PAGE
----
I love how the beginning of the New Year around the world is associated with the coming of light. January first follows closely after the winter solstice, bringing us reassurance that the days will finally begin to lengthen. The Lunar New Year or Chinese New Year comes when the second new moon after the winter solstice brings the first promise of spring. Light overcomes darkness with the triumph of the life-giving sun.
Now we’re saying Happy New Year again—to our Persian friends celebrating Nowruz this week! And what better time to greet the New Year than the first day of Spring, the vernal equinox when the days have just lengthened to the point where they equal and finally outlast the night and the hills are once again a bright shade of green? The exact calculation varies with your geographical location, which will be Friday, March 20, 2015, at 3:45 PM Los Angeles Time, so there is less than one day to go! To see the countdown and the times of arrival all over the world, go to www.7seen.com.
And while you’re there, look at the items on the page—the candles bringing light, the mirror for reflection, coins for prosperity, fertility and new life represented by sprouting wheat, colored eggs, bright flowers, a goldfish swimming in the water. Haft Seen tables are each different, yet each the same, rich with symbolism of the New Year, always including the haft seen, or seven items starting with S in Persian: sumac, senjed (fruit of the wild olive), seeb (apples), serkeh (vinegar), sir (garlic), samanu (wheat pudding) and sabzeh (sprouted wheat).
Explanations of the symbolism abound on line, for example garlic/ good health, so have some fun exploring “haft seen” on line or for a simple explanation go to http://cmes.hmdc.harvard.edu/files/NowruzCurriculumText.pdf . While you are on line, be sure to look up “haft seen” on Google Images to seen a beautiful variety of Haft-Seen displays. Better yet, see if you can find one in your neighborhood. We saw a lovely one this week at a Nowruz tea given by the Samuel Jordan Center for Persian Studies and Culture at the University of California, Irvine. http://www.humanities.uci.edu/persianstudies/
My first memory of Nowruz goes back to 1955, to a chilly March evening in Shemran when our neighbors lit three small bonfires in their driveway and invited my family to join them in jumping over the fires. My parents were happy to come over and socialize. Soon we were all jumping and laughing and eating together. My father told me it had to do with purification and Zoroastrian traditions. My brother, who was only four, was a little afraid of the fire, but I was nine years old and thought it was a terrifically fun idea.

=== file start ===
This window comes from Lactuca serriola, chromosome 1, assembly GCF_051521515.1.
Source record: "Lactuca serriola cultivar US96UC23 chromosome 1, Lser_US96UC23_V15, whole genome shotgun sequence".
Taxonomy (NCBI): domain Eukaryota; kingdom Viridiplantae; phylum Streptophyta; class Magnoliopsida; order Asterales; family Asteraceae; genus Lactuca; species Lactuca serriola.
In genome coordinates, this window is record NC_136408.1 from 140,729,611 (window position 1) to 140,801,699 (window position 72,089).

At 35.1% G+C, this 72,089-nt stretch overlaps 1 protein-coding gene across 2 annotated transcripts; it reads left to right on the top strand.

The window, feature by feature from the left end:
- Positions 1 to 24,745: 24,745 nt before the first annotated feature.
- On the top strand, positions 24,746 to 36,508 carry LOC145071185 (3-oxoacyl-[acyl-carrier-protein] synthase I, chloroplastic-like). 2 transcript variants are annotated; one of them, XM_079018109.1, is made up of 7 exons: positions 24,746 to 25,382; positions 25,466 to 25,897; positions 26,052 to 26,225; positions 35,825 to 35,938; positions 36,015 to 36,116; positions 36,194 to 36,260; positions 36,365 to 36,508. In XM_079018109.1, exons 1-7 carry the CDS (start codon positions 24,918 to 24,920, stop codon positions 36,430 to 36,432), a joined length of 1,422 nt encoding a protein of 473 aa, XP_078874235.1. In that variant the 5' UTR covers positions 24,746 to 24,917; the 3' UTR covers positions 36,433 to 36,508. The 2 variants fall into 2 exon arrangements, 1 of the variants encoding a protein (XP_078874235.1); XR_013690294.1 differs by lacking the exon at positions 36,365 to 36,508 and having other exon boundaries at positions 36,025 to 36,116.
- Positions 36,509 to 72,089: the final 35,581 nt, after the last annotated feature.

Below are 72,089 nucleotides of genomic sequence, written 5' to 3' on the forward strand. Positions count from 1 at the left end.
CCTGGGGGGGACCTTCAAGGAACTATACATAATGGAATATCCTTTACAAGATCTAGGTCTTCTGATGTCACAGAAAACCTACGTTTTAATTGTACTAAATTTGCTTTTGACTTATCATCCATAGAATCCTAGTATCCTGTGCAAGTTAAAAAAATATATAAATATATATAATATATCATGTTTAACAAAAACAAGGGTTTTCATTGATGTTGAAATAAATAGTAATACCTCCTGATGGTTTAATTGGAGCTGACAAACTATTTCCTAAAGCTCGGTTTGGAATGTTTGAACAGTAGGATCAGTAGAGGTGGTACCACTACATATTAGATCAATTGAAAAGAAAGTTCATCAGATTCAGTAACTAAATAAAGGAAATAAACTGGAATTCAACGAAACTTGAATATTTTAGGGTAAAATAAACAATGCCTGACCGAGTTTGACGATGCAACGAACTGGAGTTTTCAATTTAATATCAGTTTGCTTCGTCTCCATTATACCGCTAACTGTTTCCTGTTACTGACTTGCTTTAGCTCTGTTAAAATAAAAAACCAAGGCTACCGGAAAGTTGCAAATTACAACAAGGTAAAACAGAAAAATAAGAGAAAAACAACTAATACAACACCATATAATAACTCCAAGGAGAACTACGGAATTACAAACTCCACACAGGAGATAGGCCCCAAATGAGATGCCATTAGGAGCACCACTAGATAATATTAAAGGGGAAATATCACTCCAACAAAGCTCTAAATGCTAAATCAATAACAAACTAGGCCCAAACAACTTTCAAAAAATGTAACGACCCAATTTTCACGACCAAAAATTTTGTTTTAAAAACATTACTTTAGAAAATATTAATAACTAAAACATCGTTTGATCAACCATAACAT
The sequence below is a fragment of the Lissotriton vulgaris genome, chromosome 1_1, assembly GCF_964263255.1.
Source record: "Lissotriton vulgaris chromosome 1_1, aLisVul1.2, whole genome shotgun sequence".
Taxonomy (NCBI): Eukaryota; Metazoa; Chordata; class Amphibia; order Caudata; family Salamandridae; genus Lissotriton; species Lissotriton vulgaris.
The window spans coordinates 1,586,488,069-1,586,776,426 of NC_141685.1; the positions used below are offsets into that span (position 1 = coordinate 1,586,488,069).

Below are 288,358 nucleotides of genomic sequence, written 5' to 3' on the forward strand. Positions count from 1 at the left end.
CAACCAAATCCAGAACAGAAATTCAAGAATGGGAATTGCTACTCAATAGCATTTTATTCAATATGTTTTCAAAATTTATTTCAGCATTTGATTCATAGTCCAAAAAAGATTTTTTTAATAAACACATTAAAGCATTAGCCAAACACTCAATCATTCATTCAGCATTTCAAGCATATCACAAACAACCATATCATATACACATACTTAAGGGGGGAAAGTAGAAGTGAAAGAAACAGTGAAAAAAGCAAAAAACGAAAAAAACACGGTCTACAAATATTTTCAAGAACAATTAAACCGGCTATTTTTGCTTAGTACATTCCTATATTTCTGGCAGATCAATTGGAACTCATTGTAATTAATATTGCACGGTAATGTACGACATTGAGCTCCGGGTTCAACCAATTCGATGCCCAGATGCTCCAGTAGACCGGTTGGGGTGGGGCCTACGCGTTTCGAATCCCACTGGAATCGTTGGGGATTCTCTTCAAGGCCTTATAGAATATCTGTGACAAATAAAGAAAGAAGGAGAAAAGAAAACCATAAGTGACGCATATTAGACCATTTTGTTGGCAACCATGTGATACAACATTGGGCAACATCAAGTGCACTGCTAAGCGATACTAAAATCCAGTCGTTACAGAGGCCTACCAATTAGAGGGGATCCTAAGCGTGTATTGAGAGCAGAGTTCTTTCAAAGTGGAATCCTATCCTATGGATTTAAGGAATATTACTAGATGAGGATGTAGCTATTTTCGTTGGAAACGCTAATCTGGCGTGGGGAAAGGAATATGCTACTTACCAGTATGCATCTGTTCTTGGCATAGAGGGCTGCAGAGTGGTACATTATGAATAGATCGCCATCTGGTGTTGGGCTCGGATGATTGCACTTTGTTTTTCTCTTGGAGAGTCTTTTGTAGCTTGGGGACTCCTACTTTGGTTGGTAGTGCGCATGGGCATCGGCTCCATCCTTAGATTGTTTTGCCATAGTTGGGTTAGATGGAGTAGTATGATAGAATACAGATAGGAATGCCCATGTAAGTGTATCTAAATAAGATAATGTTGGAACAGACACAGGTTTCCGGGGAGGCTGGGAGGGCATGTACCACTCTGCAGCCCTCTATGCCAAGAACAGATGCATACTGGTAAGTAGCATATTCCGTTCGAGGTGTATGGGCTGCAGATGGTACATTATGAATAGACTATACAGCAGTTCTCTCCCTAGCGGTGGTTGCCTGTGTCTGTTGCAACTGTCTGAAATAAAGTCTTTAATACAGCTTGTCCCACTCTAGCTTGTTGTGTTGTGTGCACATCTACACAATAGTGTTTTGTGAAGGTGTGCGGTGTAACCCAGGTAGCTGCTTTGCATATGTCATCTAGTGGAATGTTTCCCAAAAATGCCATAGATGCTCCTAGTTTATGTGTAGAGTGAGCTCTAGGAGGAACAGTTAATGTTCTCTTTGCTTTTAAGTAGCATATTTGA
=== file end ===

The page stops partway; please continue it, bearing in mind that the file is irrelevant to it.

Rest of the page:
The two weeks of celebration that followed brought more surprises. Dancers coming to our house to remind us of the coming New Year, seeing the neighbors’ Haft-Seen table and setting up our own, hospitality and good food, all culminating with a whole day of picnicking with Persian and American friends from the University of Teheran, with samovars keeping the tea hot while we enjoyed games, music, and dancing and eating together under the trees.
This year I am remembering with a Haft-Seen table of my own, the first one I’ve had for years. I was prompted by the discovery of a glass fish among my Dad’s souvenirs when I was helping him move into assisted living in January. I hadn’t seen it since we left Iran, and it brought back memories of Nowruz celebrations of days gone by. I remember our friends had their gold fish in little glass fish like this one, which I hadn’t seen for fifty years.
The part that worried me most was the sabzeh, the sprouted wheat. I remember starting one once and leaving the seeds soaking in water too long, until a disgusting smell told me they had all spoiled. This year I was very careful to buy the right seed and find a good set of instructions. It turned out to be very easy, following the directions on the Fig & Quince Blog http://figandquince.com/.
This year my wheat sprouted beautifully and continues to grow into a lush green miniature meadow. After 13 days, however, we are supposed to throw it into running water, which might be a problem here in California. In Shemran in the fifties there were jubes full of running water along every street. Here is a picture of my little brother throwing the sabzeh into the water. I recently asked him if he remembered this, and he said, oh yes, and all up and down the street other people were tossing theirs in too.
This leaves only the wheat pudding to master. If anyone knows an easy recipe, let me know! And in the meantime, Happy Nowruz, everyone! Enjoy the sunshine!